The 2Pint Team behind StifleR have, in the past, been involved with the development of other bandwidth management solutions. They could see that these old solutions are not able to make use of the latest network technologies and infrastructure. This inspired them to go out and create a product designed to maximize the value of existing native infrastructure and meet customers updated requirements.

After talking to our customers and beta testers it was clear that the old methodology, like measuring latency every x milliseconds or doing packet inspection analysis, did not actually help a lot of customers overcome the issues that they were trying to solve. Typical scenarios involved solutions that were designed to avoid using more bandwidth or pushing the latency over a certain level, regardless of whether the connection was actually in use or under stress.

At first, this sounded crazy, but after many discussions we started to see the logic behind these customers needs. If a link was being measured during an active period and a content transfer was being made but no other traffic was there, that bandwidth would not be available as it would still be interpreted as rogue traffic and the Network Operations Centers (NOC) would detect this and start making calls. The argument that it was just using “free” bandwidth and not interfering with business data did not fly well in these scenarios.

So in order to avoid the NOC calls, customers had to set their download software to use just 20% of available bandwidth during the daytime, just to avoid having too many calls to deal with. But even with the setting so low, there were still times where the network team were requireing them to completely halt all transfers.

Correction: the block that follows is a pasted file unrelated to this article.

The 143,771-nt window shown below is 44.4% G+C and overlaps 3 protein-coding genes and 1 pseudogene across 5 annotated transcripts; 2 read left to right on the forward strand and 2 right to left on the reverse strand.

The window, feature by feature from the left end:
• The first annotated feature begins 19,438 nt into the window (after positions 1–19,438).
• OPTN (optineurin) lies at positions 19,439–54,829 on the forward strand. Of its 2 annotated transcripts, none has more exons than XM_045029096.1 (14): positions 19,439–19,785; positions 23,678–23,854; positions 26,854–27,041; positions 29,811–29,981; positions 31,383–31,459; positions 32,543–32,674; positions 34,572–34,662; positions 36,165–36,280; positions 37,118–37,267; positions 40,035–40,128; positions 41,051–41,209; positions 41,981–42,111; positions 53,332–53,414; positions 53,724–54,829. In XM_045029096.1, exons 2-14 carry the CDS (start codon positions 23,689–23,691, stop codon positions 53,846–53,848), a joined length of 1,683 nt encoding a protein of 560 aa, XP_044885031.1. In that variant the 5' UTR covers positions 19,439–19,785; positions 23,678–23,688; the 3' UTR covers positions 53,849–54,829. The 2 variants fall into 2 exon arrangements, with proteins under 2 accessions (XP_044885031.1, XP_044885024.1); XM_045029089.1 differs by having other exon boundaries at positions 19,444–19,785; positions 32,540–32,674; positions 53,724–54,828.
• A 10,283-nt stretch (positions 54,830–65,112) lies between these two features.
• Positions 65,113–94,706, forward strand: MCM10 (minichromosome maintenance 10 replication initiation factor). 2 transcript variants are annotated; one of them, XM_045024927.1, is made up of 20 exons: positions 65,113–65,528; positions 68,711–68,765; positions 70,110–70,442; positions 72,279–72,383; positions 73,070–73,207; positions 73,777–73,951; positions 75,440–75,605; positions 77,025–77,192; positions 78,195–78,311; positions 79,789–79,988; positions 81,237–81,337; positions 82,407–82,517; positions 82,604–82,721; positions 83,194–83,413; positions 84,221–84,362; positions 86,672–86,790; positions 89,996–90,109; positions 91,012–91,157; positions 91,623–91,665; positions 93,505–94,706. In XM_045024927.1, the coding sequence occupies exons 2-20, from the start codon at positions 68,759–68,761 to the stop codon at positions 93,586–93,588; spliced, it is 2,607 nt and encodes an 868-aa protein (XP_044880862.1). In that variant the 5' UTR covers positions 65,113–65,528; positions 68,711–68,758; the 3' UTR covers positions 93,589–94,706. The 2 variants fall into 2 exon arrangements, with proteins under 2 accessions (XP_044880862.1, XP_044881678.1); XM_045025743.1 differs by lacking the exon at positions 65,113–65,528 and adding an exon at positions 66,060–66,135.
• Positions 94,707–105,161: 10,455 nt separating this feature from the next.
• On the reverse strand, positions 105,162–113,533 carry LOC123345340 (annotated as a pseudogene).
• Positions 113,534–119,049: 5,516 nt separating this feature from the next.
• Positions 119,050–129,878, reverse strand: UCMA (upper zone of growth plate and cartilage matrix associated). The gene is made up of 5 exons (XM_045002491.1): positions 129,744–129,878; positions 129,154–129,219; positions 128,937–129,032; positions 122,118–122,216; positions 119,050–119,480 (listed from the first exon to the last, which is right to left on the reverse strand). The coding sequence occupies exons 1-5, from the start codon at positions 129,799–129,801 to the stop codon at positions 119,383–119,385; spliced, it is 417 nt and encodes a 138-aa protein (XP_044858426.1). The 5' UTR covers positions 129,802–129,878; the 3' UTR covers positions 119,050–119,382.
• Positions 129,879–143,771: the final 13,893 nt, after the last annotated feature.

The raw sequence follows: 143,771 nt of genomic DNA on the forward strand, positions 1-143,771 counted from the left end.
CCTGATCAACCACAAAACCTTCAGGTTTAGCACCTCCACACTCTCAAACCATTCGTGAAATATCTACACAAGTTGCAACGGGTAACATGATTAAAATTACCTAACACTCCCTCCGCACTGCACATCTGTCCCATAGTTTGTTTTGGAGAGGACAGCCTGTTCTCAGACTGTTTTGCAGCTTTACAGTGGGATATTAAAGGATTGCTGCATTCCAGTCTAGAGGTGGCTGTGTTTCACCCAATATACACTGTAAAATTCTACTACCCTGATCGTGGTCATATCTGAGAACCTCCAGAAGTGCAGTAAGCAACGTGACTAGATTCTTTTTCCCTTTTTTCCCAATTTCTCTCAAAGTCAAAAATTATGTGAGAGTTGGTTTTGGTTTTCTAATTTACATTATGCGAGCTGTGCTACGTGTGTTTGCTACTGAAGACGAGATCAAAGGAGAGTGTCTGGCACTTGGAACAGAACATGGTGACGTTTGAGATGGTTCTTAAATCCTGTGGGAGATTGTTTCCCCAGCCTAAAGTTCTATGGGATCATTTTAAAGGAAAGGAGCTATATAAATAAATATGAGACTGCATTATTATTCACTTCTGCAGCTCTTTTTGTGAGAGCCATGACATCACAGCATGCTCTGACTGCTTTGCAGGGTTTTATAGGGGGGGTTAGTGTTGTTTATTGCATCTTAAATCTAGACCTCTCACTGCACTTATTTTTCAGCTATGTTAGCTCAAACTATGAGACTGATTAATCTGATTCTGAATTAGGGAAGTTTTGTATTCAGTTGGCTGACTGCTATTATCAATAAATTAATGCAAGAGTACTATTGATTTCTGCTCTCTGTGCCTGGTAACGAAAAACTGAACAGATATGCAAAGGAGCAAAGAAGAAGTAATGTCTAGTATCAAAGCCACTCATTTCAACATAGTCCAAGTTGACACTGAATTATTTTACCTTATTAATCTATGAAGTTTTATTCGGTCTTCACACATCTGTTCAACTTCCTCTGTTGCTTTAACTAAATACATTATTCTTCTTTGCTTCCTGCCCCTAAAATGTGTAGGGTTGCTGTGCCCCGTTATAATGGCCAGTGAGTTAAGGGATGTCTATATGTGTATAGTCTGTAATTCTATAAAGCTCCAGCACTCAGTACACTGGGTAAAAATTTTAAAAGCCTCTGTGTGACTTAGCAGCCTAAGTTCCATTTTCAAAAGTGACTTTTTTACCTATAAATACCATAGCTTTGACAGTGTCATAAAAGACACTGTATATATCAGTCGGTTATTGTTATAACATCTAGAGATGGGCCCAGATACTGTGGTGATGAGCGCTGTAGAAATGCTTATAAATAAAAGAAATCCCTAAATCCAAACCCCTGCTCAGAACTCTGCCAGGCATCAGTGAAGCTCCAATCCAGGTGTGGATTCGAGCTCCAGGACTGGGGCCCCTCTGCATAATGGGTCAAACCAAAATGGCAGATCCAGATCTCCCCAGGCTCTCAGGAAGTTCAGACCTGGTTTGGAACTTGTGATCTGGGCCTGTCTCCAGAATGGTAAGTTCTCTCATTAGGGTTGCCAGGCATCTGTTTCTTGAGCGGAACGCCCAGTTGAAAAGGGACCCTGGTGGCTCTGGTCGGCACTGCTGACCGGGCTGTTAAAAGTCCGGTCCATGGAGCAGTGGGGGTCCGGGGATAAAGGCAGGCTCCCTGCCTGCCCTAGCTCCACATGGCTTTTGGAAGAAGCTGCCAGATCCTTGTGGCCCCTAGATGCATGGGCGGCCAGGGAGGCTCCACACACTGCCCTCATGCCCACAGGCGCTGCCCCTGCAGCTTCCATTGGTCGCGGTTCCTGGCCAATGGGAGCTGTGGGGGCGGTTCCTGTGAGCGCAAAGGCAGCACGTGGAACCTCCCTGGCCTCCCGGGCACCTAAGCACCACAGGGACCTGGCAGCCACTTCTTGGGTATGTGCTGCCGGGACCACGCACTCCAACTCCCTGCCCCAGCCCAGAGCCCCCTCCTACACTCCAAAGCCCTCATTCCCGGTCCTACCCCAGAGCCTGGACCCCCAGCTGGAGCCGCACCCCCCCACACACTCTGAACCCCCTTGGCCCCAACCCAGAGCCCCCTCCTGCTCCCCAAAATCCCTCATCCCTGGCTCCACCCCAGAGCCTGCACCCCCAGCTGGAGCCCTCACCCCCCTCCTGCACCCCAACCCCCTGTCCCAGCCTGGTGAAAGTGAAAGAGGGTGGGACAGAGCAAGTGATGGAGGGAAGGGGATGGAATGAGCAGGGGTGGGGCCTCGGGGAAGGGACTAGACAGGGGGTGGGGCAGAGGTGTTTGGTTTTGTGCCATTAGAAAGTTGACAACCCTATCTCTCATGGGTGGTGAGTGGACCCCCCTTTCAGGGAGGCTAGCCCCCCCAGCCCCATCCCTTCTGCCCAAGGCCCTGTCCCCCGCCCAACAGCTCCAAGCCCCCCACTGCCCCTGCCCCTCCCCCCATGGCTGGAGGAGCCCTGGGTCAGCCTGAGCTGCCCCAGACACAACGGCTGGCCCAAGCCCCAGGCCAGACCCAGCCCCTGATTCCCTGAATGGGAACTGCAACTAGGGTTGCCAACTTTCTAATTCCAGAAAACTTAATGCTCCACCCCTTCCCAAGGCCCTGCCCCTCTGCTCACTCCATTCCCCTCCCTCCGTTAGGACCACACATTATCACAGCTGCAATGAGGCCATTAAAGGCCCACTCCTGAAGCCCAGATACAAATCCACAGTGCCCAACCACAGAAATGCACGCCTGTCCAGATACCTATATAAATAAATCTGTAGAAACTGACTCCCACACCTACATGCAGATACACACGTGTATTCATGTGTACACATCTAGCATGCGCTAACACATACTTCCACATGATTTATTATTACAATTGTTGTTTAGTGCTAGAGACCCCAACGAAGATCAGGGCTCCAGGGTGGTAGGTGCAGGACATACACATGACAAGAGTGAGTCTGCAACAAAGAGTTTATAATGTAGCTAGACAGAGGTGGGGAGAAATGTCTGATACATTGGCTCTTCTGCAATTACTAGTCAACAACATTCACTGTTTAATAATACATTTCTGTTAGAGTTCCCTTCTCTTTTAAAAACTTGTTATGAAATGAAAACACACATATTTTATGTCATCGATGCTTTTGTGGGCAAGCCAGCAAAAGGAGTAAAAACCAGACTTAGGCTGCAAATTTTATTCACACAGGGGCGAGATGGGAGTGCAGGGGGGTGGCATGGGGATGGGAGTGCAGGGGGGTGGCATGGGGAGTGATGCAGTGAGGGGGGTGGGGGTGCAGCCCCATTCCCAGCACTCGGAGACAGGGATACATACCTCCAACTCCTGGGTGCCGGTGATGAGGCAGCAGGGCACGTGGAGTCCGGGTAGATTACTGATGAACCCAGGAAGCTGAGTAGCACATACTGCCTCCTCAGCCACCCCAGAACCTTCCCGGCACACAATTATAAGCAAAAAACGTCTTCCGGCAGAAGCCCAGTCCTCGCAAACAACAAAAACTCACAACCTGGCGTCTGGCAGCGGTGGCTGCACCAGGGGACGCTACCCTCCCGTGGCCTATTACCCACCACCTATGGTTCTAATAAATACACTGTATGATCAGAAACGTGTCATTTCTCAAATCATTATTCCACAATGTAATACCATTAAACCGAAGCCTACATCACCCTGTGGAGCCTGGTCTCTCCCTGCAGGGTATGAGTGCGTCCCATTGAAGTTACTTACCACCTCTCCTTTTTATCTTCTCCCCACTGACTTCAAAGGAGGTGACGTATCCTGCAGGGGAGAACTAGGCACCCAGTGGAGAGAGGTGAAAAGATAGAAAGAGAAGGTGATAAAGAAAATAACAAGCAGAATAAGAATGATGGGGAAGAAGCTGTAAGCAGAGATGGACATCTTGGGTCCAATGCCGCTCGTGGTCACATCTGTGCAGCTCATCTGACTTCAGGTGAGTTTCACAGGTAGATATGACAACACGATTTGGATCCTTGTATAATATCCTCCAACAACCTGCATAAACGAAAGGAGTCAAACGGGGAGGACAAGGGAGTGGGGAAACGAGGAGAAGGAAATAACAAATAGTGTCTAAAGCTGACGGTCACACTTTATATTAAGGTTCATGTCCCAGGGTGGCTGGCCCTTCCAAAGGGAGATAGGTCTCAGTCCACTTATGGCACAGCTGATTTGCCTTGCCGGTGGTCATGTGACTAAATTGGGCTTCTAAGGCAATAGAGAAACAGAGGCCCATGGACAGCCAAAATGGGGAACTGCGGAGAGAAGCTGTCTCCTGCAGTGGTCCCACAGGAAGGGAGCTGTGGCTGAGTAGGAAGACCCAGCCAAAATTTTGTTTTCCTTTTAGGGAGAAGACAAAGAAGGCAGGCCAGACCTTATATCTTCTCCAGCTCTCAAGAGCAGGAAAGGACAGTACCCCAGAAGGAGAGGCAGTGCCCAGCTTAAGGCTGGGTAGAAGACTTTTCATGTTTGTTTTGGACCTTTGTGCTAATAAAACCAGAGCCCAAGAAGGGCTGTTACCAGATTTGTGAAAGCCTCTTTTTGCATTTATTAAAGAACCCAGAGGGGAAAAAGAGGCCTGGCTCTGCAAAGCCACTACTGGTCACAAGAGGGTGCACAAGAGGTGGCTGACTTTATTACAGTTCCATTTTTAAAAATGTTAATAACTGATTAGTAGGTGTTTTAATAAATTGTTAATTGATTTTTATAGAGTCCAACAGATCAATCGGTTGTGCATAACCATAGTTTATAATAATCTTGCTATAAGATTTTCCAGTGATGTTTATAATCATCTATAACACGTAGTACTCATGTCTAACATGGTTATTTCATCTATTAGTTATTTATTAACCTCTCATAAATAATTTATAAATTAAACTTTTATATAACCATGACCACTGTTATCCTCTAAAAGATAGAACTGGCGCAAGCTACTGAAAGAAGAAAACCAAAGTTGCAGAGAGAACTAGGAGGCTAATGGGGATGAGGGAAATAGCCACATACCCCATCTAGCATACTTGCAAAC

The best way to describe this would be to try to argue with the police that there are no other cars on the streets so therefore you should be able to drive as fast as you would like! Some cops might agree with you, but most wouldn’t. We found this to be the same with most large organizations dealing with overly concerned Network Operations Centers (NOC’s). The terms “unused bandwidth” and “predictive bandwidth analysis” did not fly well with those trying to protect the network.

We therefore took the decision to use a more efficient handling method that dealt with this type of scenario in a better way. Our goals were as follows: -

  • Less to-the-second reactive bandwidth management i.e. don’t back off lower than the percentage with which you are given to work

  • More tactical bandwidth management, i.e. make it easy to tune on the fly.

  • Visualize and report on the download data – In real time.

  • Use machine learning to automate scheduling tasks and predict requirements.

This is this philosophy that we started with several years ago, that has guided our goals so far and are things that still hold true to this day.

Happy Caching!